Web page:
Review! Night on Fire by Ronald Kidd

nightonfireNight on Fire

By Ronald Kidd

288 pages – ages 9+

Published by Albert Whitman & Company on September 1st, 2015

Synopsis- It is 1961 in Anniston, Alabama, and the Freedom Riders-black and white people riding Greyhound Buses crossing state borders to fight segregation-are stopping on Mother’s Day. When Billie hears about it from her African-American nanny, she decides to go and see them. After all, that’s a good thing, right? But when her neighborhood friends burn the bus and beat the riders, she is shocked. She thought she knew them! After meeting her nanny’s daughter, and realizing the extent of segregation and the limitations set upon the African-Americans, they decide to ride a bus together to Montgomery, Alabama to attend a church meeting with Dr. Martin Luther King, Jr.

What I Thought- Mr. Kidd has masterfully written a book about racism in the early 1960’s. Billie realizes that even though she doesn’t bear bad wishes against the African-Americans, she still held prejudice against them because of the way she lives. It never occurred to her it was wrong. When the Freedom Riders’ bus drives through her hometown of Anniston and her neighbors end up burning the bus and beating the riders, she just watches. Reflecting on the event, she hates that she just stood by and starts changing inside, becoming more tolerant of others and breaking down the “wall” between the two peoples. Jarmaine, the African-American who befriends Billie, is a more constant character. I found her to be the character I was drawn to. She helps Billie realize more about the segregation. The main characters as well as the minor ones are nicely developed so that you get a real feel for the fabric of the community the story takes place in. The description of the Southern USA in the 1960’s rings true. Besides being a well executed historical fiction novel, the story engages the reader and keeps them interested during the entire story. I really enjoyed this historical fiction story.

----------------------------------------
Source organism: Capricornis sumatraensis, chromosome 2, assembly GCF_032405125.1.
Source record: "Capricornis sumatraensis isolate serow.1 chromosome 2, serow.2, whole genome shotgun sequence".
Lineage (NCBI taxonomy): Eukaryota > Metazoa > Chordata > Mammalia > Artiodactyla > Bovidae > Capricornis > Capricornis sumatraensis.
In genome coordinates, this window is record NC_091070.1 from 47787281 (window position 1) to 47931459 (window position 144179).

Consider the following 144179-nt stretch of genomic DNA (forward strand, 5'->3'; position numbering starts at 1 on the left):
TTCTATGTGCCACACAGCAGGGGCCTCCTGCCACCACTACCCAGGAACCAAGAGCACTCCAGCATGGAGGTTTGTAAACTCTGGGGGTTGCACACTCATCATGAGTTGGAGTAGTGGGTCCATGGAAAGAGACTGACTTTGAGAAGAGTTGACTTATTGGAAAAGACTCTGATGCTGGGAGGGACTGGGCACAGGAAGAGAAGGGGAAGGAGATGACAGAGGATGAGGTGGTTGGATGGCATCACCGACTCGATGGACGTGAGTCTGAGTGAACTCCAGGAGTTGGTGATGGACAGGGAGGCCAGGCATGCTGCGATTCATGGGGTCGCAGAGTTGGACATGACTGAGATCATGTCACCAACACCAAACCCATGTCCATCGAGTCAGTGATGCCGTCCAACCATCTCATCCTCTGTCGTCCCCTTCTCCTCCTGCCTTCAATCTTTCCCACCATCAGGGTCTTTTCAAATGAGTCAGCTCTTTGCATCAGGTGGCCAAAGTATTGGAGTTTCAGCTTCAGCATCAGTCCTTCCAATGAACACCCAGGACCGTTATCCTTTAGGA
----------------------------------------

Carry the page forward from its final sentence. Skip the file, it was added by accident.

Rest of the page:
I give this book five out of five bookworms!fivebooks

Categories: Age 9+

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12 replies

  1. Erik, It’s so important for kids (and adults) to understand that passiveness can be construed as acceptance. This sounds like a wonderful book. Will add it to my list. Thanks for reviewing it.

  2. Sounds like a great book and a must read!

  3. This sounds like an amazing book.

  4. Such an important theme. Looks wonderful, Erik. Great review!

  5. Absolutely spot on review. (and one point goes to Erik!) This is an important book and kids (adults, too) should read this. Nice review.

  6. I hadn’t heard of this. Glad to know the MC realizes her own inadvertent prejudices and makes an effort to change. Sounds like a great book for Black History Month.

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